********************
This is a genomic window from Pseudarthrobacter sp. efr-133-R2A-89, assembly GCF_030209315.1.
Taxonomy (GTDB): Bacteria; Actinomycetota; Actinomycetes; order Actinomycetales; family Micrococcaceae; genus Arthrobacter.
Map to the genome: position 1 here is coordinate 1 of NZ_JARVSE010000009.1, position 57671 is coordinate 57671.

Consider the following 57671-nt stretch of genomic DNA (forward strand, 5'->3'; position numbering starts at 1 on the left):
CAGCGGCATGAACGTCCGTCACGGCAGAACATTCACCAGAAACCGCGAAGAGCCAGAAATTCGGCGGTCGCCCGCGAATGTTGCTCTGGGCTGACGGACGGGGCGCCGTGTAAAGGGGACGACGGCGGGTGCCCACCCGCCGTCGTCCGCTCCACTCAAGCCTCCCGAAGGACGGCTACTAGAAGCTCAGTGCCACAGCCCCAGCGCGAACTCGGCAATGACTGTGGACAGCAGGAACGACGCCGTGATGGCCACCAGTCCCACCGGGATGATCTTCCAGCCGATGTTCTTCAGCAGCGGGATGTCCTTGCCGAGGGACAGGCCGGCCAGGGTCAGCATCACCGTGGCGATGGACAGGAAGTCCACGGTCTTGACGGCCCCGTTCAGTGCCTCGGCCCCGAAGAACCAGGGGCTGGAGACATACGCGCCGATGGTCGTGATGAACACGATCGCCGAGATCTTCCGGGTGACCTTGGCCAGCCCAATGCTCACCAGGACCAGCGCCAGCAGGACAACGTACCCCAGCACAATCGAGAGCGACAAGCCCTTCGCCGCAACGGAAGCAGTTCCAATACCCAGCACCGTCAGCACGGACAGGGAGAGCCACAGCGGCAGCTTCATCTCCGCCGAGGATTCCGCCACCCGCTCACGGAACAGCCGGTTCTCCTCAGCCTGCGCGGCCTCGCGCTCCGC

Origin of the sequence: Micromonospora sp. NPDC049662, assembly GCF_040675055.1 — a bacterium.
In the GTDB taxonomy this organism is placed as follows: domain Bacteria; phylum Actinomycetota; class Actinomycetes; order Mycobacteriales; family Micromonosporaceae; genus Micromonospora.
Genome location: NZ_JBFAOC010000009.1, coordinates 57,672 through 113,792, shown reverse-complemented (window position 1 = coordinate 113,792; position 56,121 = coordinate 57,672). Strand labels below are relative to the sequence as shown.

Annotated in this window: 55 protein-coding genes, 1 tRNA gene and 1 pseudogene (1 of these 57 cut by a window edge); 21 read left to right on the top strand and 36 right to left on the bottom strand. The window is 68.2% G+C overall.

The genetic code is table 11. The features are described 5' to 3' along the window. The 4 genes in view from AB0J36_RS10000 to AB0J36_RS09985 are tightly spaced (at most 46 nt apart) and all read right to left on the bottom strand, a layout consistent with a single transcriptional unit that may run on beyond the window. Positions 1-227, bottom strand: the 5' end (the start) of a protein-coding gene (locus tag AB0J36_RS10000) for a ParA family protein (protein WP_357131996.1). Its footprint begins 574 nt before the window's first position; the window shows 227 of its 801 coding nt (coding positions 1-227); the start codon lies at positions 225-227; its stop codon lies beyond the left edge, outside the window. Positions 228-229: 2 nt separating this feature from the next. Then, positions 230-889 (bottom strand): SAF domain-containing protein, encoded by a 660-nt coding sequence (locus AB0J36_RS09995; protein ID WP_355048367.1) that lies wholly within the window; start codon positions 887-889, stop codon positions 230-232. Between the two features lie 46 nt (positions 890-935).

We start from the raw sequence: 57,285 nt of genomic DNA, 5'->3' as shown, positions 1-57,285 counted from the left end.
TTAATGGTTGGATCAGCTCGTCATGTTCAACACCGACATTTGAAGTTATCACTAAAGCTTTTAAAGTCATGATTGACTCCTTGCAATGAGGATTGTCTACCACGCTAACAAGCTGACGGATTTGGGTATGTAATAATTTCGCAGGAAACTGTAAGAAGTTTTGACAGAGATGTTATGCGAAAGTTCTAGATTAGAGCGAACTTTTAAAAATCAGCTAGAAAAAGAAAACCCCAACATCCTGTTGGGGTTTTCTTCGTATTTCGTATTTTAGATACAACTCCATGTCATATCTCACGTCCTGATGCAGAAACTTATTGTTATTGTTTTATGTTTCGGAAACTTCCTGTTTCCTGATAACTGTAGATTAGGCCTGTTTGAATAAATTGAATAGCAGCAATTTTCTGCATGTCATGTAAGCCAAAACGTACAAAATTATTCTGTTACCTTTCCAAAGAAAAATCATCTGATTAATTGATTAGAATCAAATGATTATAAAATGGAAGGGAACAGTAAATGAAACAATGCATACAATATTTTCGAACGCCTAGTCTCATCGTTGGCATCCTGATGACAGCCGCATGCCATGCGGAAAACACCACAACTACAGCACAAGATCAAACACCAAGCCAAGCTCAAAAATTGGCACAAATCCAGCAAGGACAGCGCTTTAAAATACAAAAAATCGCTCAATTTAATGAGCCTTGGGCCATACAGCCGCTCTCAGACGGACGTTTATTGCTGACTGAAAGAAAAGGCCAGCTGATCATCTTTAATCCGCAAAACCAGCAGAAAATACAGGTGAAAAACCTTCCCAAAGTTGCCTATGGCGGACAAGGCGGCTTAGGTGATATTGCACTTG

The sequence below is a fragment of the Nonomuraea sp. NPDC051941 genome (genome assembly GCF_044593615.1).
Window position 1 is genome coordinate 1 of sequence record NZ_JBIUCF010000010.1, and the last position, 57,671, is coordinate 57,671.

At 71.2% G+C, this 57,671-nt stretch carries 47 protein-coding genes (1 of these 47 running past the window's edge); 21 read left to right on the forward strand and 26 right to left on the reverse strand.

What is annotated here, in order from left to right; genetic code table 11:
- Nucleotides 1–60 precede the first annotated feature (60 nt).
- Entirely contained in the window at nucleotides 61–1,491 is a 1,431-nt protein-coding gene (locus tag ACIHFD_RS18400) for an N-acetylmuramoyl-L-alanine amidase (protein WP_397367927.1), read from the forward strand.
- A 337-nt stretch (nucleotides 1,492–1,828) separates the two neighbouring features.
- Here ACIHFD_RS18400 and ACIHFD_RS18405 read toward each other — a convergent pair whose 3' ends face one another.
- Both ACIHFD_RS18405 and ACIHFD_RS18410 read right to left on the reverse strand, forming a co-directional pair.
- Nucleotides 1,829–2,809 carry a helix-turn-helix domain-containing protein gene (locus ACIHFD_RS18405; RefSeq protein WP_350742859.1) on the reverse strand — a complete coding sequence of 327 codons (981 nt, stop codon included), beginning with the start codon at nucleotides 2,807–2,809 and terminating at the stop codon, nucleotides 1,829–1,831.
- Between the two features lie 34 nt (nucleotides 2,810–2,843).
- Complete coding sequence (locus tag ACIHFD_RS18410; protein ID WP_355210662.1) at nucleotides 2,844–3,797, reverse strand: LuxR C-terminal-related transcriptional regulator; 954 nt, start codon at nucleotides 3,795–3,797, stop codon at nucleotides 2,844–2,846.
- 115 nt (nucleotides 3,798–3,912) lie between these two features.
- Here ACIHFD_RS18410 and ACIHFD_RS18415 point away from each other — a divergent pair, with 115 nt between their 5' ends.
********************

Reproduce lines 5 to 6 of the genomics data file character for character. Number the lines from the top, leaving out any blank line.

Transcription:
CAGCGGCATGAACGTCCGTCACGGCAGAACATTCACCAGAAACCGCGAAGAGCCAGAAATTCGGCGGTCGCCCGCGAATGTTGCTCTGGGCTGACGGACGGGGCGCCGTGTAAAGGGGACGACGGCGGGTGCCCACCCGCCGTCGTCCGCTCCACTCAAGCCTCCCGAAGGACGGCTACTAGAAGCTCAGTGCCACAGCCCCAGCGCGAACTCGGCAATGACTGTGGACAGCAGGAACGACGCCGTGATGGCCACCAGTCCCACCGGGATGATCTTCCAGCCGATGTTCTTCAGCAGCGGGATGTCCTTGCCGAGGGACAGGCCGGCCAGGGTCAGCATCACCGTGGCGATGGACAGGAAGTCCACGGTCTTGACGGCCCCGTTCAGTGCCTCGGCCCCGAAGAACCAGGGGCTGGAGACATACGCGCCGATGGTCGTGATGAACACGATCGCCGAGATCTTCCGGGTGACCTTGGCCAGCCCAATGCTCACCAGGACCAGCGCCAGCAGGACAACGTACCCCAGCACAATCGAGAGCGACAAGCCCTTCGCCGCAACGGAAGCAGTTCCAATACCCAGCACCGTCAGCACGGACAGGGAGAGCCACAGCGGCAGCTTCATCTCCGCCGAGGATTCCGCCACCCGCTCACGGAACAGCCGGTTCTCCTCAGCCTGCGCGGCCTCGCGCTCCGC

Origin of the sequence: Micromonospora sp. NPDC049662, assembly GCF_040675055.1 — a bacterium.